Important DVLA rule could see motorists who wear glasses face up to £1k fine

A DVLA motoring rule could see drivers with a glasses prescription slapped with a huge fine.

People who are not wearing glasses which they need to drive a car can risk a punishment if they're involved in an incident. In addition, they could rack up fines if they're at fault.

These individuals also risk invalidating their car insurance policy. It's important for drivers with short sight or other eye conditions to wear specs behind the wheel.

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The DVLA regulations state motorists "must wear glasses or contact lenses every time they drive if they need them to meet the 'standards of vision for driving'."

It is also mandatory to inform the DVLA if you have any eyesight problems. The rule states drivers should be able to read (with glasses or contact lenses, if necessary), a car number plate made after September 1, 2001, from 20 metres.

Additionally, drivers must have an adequate field of vision and opticians can provide more information about this and conduct a test.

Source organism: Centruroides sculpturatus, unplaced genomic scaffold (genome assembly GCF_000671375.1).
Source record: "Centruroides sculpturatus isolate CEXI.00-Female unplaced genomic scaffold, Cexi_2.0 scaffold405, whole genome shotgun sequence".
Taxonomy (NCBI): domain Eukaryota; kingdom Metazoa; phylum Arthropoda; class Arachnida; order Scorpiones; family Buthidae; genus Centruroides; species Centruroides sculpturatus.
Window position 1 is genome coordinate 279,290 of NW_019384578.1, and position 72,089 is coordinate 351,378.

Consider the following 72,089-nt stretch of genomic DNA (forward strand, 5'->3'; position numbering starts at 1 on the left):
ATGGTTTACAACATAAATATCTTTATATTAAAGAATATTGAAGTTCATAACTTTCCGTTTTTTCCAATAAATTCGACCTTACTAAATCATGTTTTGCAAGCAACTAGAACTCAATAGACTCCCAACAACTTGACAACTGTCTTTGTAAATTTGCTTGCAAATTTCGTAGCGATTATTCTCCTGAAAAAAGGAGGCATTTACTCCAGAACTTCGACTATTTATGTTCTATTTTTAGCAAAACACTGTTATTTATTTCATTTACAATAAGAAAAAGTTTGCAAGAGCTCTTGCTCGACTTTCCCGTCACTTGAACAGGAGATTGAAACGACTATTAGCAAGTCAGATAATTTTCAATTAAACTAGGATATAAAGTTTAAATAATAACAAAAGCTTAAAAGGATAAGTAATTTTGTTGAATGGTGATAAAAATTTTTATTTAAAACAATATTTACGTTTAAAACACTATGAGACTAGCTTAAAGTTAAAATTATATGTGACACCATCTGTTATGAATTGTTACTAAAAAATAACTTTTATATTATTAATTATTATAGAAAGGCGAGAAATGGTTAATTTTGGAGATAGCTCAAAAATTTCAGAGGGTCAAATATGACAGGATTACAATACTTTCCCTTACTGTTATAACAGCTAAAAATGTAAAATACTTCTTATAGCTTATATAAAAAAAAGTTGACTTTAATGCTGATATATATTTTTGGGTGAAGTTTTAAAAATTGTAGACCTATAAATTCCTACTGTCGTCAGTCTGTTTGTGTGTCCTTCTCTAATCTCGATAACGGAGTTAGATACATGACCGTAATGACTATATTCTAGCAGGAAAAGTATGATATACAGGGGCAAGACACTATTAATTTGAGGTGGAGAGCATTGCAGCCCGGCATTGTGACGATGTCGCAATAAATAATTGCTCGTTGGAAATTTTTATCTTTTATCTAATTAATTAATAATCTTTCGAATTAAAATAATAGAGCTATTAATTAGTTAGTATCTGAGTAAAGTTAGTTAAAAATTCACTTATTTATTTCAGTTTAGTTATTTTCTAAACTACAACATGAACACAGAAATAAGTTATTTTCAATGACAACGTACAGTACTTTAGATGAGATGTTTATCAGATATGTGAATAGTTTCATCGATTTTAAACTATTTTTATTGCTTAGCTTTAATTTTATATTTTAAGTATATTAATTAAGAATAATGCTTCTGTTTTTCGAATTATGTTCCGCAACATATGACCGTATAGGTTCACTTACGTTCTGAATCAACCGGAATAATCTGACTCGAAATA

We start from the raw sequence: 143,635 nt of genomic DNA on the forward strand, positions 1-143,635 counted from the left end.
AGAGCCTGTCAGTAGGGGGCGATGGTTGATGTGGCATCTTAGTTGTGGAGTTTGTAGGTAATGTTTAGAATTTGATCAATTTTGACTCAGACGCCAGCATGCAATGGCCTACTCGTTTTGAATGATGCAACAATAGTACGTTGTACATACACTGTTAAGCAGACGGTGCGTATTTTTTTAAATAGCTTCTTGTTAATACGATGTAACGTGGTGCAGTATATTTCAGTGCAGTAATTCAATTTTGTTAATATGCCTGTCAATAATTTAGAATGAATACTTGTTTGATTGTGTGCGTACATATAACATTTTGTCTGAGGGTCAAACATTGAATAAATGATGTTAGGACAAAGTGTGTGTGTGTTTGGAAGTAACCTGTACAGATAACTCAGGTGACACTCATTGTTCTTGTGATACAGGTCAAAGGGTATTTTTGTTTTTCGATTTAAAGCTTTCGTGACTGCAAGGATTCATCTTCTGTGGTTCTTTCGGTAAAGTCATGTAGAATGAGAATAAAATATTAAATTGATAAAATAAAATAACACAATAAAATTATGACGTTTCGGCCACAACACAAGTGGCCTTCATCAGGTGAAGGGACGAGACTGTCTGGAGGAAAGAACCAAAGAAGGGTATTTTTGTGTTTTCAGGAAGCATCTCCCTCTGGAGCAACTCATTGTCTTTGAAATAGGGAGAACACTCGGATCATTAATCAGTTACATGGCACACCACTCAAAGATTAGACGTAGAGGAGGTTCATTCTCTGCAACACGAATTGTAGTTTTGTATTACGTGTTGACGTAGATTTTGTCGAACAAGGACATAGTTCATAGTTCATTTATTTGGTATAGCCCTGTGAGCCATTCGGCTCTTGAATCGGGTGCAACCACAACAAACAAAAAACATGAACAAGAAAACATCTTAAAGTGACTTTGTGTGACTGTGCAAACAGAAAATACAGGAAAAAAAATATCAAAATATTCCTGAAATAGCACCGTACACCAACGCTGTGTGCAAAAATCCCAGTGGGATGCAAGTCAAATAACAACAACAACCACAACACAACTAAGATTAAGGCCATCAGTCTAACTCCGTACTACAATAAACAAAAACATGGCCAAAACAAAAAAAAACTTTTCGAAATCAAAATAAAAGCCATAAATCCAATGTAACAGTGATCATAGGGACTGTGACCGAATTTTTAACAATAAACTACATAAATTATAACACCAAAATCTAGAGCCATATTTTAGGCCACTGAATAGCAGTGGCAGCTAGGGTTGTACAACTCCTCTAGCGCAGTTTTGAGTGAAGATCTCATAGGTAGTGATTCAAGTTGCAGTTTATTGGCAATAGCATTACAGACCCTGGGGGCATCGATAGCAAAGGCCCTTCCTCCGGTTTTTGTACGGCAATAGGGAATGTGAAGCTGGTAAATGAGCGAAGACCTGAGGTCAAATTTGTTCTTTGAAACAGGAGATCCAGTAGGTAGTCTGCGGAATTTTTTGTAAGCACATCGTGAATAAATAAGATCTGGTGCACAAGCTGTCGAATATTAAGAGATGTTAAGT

At the start of a practical driving test, you would be required to correctly read a number plate on a parked vehicle. Failure to do so will result in failing the test.

The DVLA will be informed and your licence will be revoked.

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When renewing your driving licence, the DVLA will require you to undergo an eyesight examination with the DVSA. This takes place at a designated driving test centre.

Even if you pass this test, you will still be required to successfully complete the standard DVSA eyesight test during your subsequent practical driving exam.

The DVLA allows people to drive with one eye if they have a full "field of vision" in their other eye. It said: "If you have total loss of sight in one eye, you must not have any problem with the field of vision in your other eye.

"If you have any doubt about whether you can meet the relevant standard, get advice from your GP, optician or eye specialist."

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